Approximately fifteen minutes later, we arrive at Pine Hills Middle School; an elementary sized all brick building with beautiful traces of expensive landscaping around the edges of the building. The monster heaves in the bus drop off area and releases the parking break with an annoying whooshing sound. I proudly stood from my seat and get pushed down again. “Black junk,” a friend of that creepy nerd whispers to me. I could’ve slugged that moron right in his nose, but that is how I got suspended from my bus last year.
Immediately after escaping the horror of that yellow beats, I notice a flock of at least ten to twelve kids the same race as me, a variety of shapes and sizes, getting harassed by some clique of white kids trying to look like tough gangsters with five necklaces around each of their necks and a ring on each finger. I couldn’t make out what they were saying, but I knew those ‘gangsters’ were doing nothing but causing trouble. Suddenly, my feet start dawdling over towards the ruckus, and it was like I had no control over them whatsoever.
“HEY!” I screamed, approaching the leader of the white crowd, an eighth grade boy just a smidge taller then me, thick, slightly curled blonde hair, with his crew behind him in standard formation.
“Did you come to join your animal friends? Well here they are…with too many problems…I guess a mental hospital won’t do them any good!” he screeched, his voice tough and frightening.
“It would do you plenty of favors, starting with the way you talk to these kids,” I coolly replied.
“Wow, nice comeback for a black,” he snapped, his saliva fluttering on my face as he spoke. “Too bad it’s not true. Your little friends are just messed up…period.”
I stood inches away from his sweaty face as I retorted, “Says the racist gang, right? Now how about you leave them alone? They never did anything to you…so go away and stay away.”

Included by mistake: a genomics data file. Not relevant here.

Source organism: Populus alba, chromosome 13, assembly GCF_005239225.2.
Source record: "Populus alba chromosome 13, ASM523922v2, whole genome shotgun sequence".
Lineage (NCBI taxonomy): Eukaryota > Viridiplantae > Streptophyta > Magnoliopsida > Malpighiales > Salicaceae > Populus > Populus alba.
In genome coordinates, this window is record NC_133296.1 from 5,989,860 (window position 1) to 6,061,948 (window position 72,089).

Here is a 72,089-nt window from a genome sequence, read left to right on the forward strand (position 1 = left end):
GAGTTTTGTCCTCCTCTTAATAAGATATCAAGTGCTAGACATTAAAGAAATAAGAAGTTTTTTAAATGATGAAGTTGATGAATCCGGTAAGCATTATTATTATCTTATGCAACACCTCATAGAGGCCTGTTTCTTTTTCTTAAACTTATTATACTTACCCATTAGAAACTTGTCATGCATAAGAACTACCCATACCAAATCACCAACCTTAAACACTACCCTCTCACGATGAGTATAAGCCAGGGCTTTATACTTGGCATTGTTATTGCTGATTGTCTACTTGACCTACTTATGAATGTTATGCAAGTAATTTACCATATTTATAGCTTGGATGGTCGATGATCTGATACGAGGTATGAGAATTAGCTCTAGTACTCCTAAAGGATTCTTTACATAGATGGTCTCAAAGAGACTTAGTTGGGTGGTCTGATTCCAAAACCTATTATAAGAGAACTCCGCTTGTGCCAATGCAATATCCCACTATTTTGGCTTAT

The herd of kids stomped away with fury, already planning their vengeance against us. I felt a light tap on my shoulder. Rotating around I could now depict each face. There were five girls and seven boys in the hurdle, all looking like siblings except for the way they dressed. They had brown, blue, or hazel eyes, struck with a mix of fear and relief.
A smaller girl with braids down her back stepped up and softly mumbled to me. “Thanks so much. We would’ve gotten beaten again if you hadn’t come and done something about those idiots. I then noticed the few various scars and bruises on each of the kids; few on the arms or legs and scattered on their fearful faces.
“No problem,” I said. “They were getting on my nerves too.” I peered over my shoulder to see the white gang huddled in a corner, making immature remarks and faces at each other.
“Do you need help being shown around?” a medium sized boy asked me, more confident then the little girl’s thank you reply. “It’s the least we can do to repay what you’ve done for us.”
“Thanks so much. That would be great.” While they lead me into the school, we were already talking like we had been long lost sisters and brothers, catching up on everything new in our individual lives. Smiling, I really hoped that this group was going to be my first ‘clique’ of friends, the friends you can tell secrets to and they won’t laugh or tell anyone about them; friends that will give you advice in a stressful situation. They would be me flock of black sheep.